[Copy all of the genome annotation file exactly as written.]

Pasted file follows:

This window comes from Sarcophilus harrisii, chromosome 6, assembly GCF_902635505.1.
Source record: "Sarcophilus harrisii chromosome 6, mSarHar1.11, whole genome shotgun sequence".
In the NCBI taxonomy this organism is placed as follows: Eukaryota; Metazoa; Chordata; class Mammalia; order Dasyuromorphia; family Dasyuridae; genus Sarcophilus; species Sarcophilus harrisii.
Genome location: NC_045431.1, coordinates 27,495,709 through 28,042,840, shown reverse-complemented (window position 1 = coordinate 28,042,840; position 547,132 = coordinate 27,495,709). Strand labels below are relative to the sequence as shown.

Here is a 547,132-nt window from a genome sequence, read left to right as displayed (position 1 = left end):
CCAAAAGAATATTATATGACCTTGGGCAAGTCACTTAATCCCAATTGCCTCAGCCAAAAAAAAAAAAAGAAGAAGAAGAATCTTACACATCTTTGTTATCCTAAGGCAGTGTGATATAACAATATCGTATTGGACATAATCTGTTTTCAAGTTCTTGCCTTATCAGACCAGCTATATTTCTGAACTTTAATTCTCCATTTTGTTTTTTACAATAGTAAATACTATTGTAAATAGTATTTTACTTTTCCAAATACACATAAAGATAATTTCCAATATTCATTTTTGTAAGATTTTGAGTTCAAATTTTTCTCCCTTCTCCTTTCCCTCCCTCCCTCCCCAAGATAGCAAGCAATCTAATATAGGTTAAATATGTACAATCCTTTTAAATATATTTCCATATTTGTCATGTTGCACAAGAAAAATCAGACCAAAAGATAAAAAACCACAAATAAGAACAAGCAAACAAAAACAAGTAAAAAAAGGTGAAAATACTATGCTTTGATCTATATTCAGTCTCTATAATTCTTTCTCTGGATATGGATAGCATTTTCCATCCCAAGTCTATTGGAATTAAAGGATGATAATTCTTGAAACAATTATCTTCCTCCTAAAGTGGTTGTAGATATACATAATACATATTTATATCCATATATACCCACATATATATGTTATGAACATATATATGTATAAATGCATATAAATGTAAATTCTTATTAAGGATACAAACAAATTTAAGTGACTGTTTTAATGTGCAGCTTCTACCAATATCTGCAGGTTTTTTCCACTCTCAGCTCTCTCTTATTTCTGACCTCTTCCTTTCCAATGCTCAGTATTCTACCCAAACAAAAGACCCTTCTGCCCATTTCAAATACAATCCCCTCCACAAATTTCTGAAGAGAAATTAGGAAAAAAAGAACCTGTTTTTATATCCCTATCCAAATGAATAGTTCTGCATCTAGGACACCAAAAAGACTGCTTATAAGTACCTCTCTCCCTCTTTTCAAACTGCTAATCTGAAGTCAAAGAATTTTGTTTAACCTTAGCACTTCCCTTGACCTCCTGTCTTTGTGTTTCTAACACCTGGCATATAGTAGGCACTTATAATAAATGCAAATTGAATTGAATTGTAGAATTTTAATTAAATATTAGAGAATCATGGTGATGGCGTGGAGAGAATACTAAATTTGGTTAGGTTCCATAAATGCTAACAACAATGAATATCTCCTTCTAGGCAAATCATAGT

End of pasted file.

This window comes from Sarcophilus harrisii, chromosome 6, assembly GCF_902635505.1.
Source record: "Sarcophilus harrisii chromosome 6, mSarHar1.11, whole genome shotgun sequence".
In the NCBI taxonomy this organism is placed as follows: Eukaryota; Metazoa; Chordata; class Mammalia; order Dasyuromorphia; family Dasyuridae; genus Sarcophilus; species Sarcophilus harrisii.
Genome location: NC_045431.1, coordinates 27,495,709 through 28,042,840, shown reverse-complemented (window position 1 = coordinate 28,042,840; position 547,132 = coordinate 27,495,709). Strand labels below are relative to the sequence as shown.

Here is a 547,132-nt window from a genome sequence, read left to right as displayed (position 1 = left end):
CCAAAAGAATATTATATGACCTTGGGCAAGTCACTTAATCCCAATTGCCTCAGCCAAAAAAAAAAAAAGAAGAAGAAGAATCTTACACATCTTTGTTATCCTAAGGCAGTGTGATATAACAATATCGTATTGGACATAATCTGTTTTCAAGTTCTTGCCTTATCAGACCAGCTATATTTCTGAACTTTAATTCTCCATTTTGTTTTTTACAATAGTAAATACTATTGTAAATAGTATTTTACTTTTCCAAATACACATAAAGATAATTTCCAATATTCATTTTTGTAAGATTTTGAGTTCAAATTTTTCTCCCTTCTCCTTTCCCTCCCTCCCTCCCCAAGATAGCAAGCAATCTAATATAGGTTAAATATGTACAATCCTTTTAAATATATTTCCATATTTGTCATGTTGCACAAGAAAAATCAGACCAAAAGATAAAAAACCACAAATAAGAACAAGCAAACAAAAACAAGTAAAAAAAGGTGAAAATACTATGCTTTGATCTATATTCAGTCTCTATAATTCTTTCTCTGGATATGGATAGCATTTTCCATCCCAAGTCTATTGGAATTAAAGGATGATAATTCTTGAAACAATTATCTTCCTCCTAAAGTGGTTGTAGATATACATAATACATATTTATATCCATATATACCCACATATATATGTTATGAACATATATATGTATAAATGCATATAAATGTAAATTCTTATTAAGGATACAAACAAATTTAAGTGACTGTTTTAATGTGCAGCTTCTACCAATATCTGCAGGTTTTTTCCACTCTCAGCTCTCTCTTATTTCTGACCTCTTCCTTTCCAATGCTCAGTATTCTACCCAAACAAAAGACCCTTCTGCCCATTTCAAATACAATCCCCTCCACAAATTTCTGAAGAGAAATTAGGAAAAAAAGAACCTGTTTTTATATCCCTATCCAAATGAATAGTTCTGCATCTAGGACACCAAAAAGACTGCTTATAAGTACCTCTCTCCCTCTTTTCAAACTGCTAATCTGAAGTCAAAGAATTTTGTTTAACCTTAGCACTTCCCTTGACCTCCTGTCTTTGTGTTTCTAACACCTGGCATATAGTAGGCACTTATAATAAATGCAAATTGAATTGAATTGTAGAATTTTAATTAAATATTAGAGAATCATGGTGATGGCGTGGAGAGAATACTAAATTTGGTTAGGTTCCATAAATGCTAACAACAATGAATATCTCCTTCTAGGCAAATCATAGT